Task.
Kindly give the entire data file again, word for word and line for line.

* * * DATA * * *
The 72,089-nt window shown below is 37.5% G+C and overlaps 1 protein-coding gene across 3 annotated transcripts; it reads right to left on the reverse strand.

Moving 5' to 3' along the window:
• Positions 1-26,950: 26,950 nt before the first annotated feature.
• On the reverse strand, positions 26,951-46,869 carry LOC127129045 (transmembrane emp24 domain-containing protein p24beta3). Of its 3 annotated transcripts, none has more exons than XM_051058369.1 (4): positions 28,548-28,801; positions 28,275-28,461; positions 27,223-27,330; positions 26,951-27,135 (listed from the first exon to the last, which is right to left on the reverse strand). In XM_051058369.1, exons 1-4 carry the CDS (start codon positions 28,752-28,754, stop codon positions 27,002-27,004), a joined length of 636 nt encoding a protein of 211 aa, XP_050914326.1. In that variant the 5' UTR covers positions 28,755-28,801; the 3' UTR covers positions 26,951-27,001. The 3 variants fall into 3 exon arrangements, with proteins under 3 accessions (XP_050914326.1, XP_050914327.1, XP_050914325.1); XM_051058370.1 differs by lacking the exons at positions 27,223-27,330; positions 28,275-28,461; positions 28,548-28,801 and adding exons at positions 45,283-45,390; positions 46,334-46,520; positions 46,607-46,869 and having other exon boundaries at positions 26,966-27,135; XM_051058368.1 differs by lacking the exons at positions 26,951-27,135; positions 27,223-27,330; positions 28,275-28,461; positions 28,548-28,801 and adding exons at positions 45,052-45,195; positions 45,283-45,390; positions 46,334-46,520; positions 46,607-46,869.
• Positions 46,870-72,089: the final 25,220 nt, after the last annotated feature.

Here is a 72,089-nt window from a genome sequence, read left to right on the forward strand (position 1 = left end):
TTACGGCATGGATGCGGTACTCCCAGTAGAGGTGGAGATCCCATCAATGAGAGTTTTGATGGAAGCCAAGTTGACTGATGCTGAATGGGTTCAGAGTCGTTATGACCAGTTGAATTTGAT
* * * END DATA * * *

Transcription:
The 72,089-nt window shown below is 37.5% G+C and overlaps 1 protein-coding gene across 3 annotated transcripts; it reads right to left on the reverse strand.

Moving 5' to 3' along the window:
• Positions 1-26,950: 26,950 nt before the first annotated feature.
• On the reverse strand, positions 26,951-46,869 carry LOC127129045 (transmembrane emp24 domain-containing protein p24beta3). Of its 3 annotated transcripts, none has more exons than XM_051058369.1 (4): positions 28,548-28,801; positions 28,275-28,461; positions 27,223-27,330; positions 26,951-27,135 (listed from the first exon to the last, which is right to left on the reverse strand). In XM_051058369.1, exons 1-4 carry the CDS (start codon positions 28,752-28,754, stop codon positions 27,002-27,004), a joined length of 636 nt encoding a protein of 211 aa, XP_050914326.1. In that variant the 5' UTR covers positions 28,755-28,801; the 3' UTR covers positions 26,951-27,001. The 3 variants fall into 3 exon arrangements, with proteins under 3 accessions (XP_050914326.1, XP_050914327.1, XP_050914325.1); XM_051058370.1 differs by lacking the exons at positions 27,223-27,330; positions 28,275-28,461; positions 28,548-28,801 and adding exons at positions 45,283-45,390; positions 46,334-46,520; positions 46,607-46,869 and having other exon boundaries at positions 26,966-27,135; XM_051058368.1 differs by lacking the exons at positions 26,951-27,135; positions 27,223-27,330; positions 28,275-28,461; positions 28,548-28,801 and adding exons at positions 45,052-45,195; positions 45,283-45,390; positions 46,334-46,520; positions 46,607-46,869.
• Positions 46,870-72,089: the final 25,220 nt, after the last annotated feature.

Here is a 72,089-nt window from a genome sequence, read left to right on the forward strand (position 1 = left end):
TTACGGCATGGATGCGGTACTCCCAGTAGAGGTGGAGATCCCATCAATGAGAGTTTTGATGGAAGCCAAGTTGACTGATGCTGAATGGGTTCAGAGTCGTTATGACCAGTTGAATTTGAT